On Wednesday March 5, 2014, the College Board made announcements that will change the SAT test for those students in your family who will the test in 2016 and beyond which will, among other things, change the scoring back to what it was before March 2005. It was not that long ago that we mentioned a few thoughts in reaction to a study pronouncing the SAT as “not correlated to college success.” We had a lot to say by way of agreement, and today we will try to address those points again in the storm of discussion – and in some quarters, panic – about these changes.
Let’s repeat our fundamental beliefs here at Get Smarter, which are backed by numerous high school teachers and counselors as well as college admissions professionals and officials: GPA is the single best indicator of how you will perform in college. It measures multiple things – not just your ability to do well on a given test, but also your ability to complete projects, do homework, and participate in class, among other things. A single 3-hour test on a number of different subjects can only measure how well you do against metrics determined by a particular authority. In this case – College Board (and the ACT) for that matter, have neither a government mandate nor any form of regulation. They are allegedly nonprofits but they act as free market businesses that have lobbyists and VERY well paid board members. They, not we, for decades have determined “what matters” on these tests. Some major shortcomings? Let’s talk about three areas of the current SAT (let’s leave the ACT aside for now, perhaps for a day when they too announce changes).
Prior to March 2005, the SAT was all about “difficult” vocabulary and easy to medium difficulty reading passages. People may whine that these words were “irrelevant” but for any serious student, these words were from a “known” list and could be studied and learned. As for the reading comprehension – students had been doing that for most of their lives, so not too difficult there.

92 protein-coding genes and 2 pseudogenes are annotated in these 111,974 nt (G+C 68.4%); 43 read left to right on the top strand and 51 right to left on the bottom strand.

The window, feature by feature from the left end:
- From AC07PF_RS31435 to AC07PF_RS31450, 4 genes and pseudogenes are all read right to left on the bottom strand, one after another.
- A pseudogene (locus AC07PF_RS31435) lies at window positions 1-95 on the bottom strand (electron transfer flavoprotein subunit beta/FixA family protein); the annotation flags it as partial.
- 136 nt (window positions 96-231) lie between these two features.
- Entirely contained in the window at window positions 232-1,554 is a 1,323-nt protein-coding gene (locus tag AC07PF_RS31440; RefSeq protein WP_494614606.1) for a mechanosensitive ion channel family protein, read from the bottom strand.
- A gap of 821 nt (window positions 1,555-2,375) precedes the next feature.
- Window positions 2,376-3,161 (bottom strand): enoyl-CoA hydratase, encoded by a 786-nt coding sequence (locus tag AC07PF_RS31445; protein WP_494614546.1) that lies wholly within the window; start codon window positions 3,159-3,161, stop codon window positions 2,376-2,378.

“Today, when we say that someone has used an SAT word, it often means a word you have not heard before and are not likely to soon hear again. The redesigned SAT will instead focus on words students will use over and over again, that open up worlds to them.”
-David Coleman, President of the College Board
This is somewhat puzzling. Part of the challenge of question design in this section of the test is having a sentence that clearly indicates context and then having a number of challenging words in position. Part of learning any language is not just using words over and over again, but using new words as bridges to expression. We’ll see more of what they mean in one month when they release some practice questions.
Prior to March 2005, the SAT was not particularly challenging mathematically. While there was an element of trickery in the questions, the questions themselves were not terribly difficult. As for the new test, the College Board says it will be based around “problem solving and data analysis; the heart of algebra; and passport to advanced math.” Yet, this still repeats the same problem we saw on the old test and the current test: many students who will excel in college are LONG past algebra in their junior year of high school. In all likelihood they are in Calculus, a math level that is actually used in college, unlike Algebra.
It is unclear whether the grammar part of the writing section will remain, as the traditional scoring has left 800 points for Math, 800 points for Reading, and over the last 9 years, 800 points for Writing, of which the essay is a little over ⅓ of the weight. As it stands the grammar portion is the “least bad” portion of the test, as it tests frequent mistakes in grammar that manifest themselves in the emails of Fortune 500 companies on a daily basis, to take just one comparison. The essay seems to be a new, discursive type of essay, and it is now “optional.”
As we said, we’ll have more to say on this issue in the months and weeks ahead. As always, as long as there is an unfair testing regime in place in academia, we are going to be here to help our students overcome that regime.
Whatever College Board or pundits tell you, there is no way to “level the playing field” for a standardized test, even if it is a good one (e.g. the AP Exam) or a poor one (the SAT or ACT). You will always have students who bring more motivation, more study skills, more intelligence, or more prep. The future will always belong to those who deal with a challenging situation, as our students here at Get Smarter Prep always have.
Stephen Heiner is a Tutor at Get Smarter Prep.